As is so often the case on Sunday mornings, the day after the large flower market in Janskerkhof, the statue of Anne Frank is awash with flowers placed in remembrance. This particular Sunday saw an extra large display.
We were up and out early this morning — to the point that we were home by 9:30am — but I snapped a few shots along the way and thought I’d share a few sights from our morning outing. As I mentioned previously, yesterday was Dodenherdenkingdag (Remembrance Day) here in the Netherlands, so it was no surprise to see the statue of Anne Frank that stands in Janskerkhof adorned with flowers. She usually has at least one bunch of flowers, especially on Saturdays, since she stands next to the flower market, but there were many more this particular morning.
We were headed to the Saturday market at Vredenburg to pick up some fish and along the way I noticed this building. It was the old signage that particularly caught my eye. The building obviously used to be a butcher’s shop (slagerij) selling rund, kalfs en varkens (beef, veal and pork). Now it’s about to become a Swatch store.
Next to the Vredenburg market is the Hoog Catharijne, a gigantic mall. They recently opened up a pop-up expo featuring 3D photos of old Utrecht. The stores in the mall weren’t open yet, but it turned out that we could take advantage of the expo, since they had the “glasses” printed on the windows so you could peer through and see the photos. There’s a larger, full expo at the Utrechtse Archief, which I’d like to go see.
We also saw some guard dogs (the hondenbrigade) at Neude, where they’ve set up some strange buildings, but my photos didn’t turn out that well. Does anyone know what that hodgepodge of buildings in Neude is? It seems a bit early for the Festival a/d Werf.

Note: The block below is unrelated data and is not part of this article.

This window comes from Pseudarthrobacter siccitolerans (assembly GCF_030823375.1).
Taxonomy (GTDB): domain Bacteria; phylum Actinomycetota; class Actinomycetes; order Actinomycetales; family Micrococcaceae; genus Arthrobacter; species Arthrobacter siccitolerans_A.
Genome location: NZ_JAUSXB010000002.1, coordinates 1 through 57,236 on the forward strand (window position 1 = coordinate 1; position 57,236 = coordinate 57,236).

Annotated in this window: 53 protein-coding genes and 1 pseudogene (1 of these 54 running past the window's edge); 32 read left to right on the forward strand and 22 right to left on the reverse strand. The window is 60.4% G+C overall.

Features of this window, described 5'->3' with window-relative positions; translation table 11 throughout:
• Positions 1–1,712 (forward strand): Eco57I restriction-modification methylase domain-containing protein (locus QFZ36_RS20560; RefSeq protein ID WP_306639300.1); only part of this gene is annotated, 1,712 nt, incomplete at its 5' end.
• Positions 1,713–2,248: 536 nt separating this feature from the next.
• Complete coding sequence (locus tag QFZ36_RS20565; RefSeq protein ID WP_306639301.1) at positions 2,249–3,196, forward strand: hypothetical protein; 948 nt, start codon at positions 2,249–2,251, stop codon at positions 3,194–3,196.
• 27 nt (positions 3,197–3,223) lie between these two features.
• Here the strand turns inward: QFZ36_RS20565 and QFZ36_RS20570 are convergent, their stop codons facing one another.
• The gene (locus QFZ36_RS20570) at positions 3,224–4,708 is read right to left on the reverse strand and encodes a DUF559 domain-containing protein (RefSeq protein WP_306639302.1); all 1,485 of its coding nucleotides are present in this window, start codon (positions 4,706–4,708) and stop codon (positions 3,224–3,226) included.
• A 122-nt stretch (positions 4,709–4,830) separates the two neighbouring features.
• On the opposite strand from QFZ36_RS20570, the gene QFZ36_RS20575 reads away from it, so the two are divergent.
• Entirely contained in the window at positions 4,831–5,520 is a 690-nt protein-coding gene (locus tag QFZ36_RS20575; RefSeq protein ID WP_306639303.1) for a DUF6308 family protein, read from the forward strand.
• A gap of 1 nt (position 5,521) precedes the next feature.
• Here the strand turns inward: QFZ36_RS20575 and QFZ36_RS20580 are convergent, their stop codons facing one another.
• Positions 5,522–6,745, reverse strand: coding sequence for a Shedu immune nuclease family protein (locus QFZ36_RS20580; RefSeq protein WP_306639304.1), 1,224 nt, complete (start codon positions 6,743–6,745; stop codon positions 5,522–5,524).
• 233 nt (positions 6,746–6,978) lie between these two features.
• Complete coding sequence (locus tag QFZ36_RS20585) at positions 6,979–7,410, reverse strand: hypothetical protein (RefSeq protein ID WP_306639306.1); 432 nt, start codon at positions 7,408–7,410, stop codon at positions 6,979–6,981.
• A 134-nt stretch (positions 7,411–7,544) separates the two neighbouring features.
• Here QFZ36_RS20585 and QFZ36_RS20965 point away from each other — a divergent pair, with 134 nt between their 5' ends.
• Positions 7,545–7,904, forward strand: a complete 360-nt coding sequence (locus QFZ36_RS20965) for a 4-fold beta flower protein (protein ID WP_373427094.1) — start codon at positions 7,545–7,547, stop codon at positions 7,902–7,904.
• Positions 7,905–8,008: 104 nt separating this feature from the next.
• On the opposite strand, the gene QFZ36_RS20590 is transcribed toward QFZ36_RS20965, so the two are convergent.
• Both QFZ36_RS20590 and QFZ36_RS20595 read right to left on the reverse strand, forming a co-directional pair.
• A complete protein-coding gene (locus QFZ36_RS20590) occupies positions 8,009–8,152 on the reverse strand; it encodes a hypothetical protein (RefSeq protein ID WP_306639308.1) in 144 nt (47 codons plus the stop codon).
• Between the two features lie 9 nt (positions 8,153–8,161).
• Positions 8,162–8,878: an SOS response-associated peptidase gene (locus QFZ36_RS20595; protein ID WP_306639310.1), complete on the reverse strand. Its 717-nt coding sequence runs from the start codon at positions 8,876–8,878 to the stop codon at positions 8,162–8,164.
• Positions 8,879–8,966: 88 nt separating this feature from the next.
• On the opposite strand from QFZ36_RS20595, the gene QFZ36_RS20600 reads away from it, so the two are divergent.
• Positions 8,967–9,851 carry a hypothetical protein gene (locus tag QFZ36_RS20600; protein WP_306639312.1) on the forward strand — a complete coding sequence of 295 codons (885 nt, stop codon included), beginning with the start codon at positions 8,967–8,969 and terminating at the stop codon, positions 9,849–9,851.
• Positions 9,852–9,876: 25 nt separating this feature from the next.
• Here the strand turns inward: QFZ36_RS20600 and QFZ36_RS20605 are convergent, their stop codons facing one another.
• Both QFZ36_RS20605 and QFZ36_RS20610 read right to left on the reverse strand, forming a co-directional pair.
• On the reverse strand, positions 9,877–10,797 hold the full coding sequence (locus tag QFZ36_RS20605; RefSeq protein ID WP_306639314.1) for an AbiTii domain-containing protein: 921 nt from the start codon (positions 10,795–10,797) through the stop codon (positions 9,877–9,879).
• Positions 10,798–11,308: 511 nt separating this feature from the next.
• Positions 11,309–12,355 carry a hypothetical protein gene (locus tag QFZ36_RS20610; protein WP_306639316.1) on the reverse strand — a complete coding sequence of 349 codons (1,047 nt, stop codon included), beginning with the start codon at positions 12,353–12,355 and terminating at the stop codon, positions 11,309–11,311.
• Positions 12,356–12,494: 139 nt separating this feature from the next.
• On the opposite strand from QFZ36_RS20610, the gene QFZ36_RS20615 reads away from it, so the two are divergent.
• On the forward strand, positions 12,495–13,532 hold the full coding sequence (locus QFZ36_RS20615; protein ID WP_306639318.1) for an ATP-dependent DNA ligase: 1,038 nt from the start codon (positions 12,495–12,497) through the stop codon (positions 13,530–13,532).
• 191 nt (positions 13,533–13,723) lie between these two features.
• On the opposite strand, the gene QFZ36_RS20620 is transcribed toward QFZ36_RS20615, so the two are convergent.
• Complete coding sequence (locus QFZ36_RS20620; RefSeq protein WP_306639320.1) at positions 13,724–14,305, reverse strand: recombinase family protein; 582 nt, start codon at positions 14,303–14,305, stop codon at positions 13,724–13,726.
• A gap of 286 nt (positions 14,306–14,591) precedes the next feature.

Last week, Jane posted about a visit to the city center, particularly the part I know so well. One of the things she commented upon was the statue of Anne Frank that stands in the Janskerkhof. The statue was created by Pieter H. d’Hont in 1959, and put in place in 1960 as a memorial to all who were persecuted during World War II. 1960 was also the year that the Anne Frank House officially opened.
As I mentioned to Jane in her comments section, the statue is usually decorated respectfully with flowers. The statue stands next to the site of the Saturday bloemenmarkt (flower market), so there’s an easy source for the flowers. However, I think a nearby elementary school also looks after the statue. Of course, the locals are just as likely to keep an eye on it. The Dutch take the story of Anne Frank quite seriously and even the statues dedicated to her are usually treated with great respect and reverence. In 2007, Anne Frank was officially included in the Canon of Dutch History, ensuring that her story would be taught in primary and secondary schools.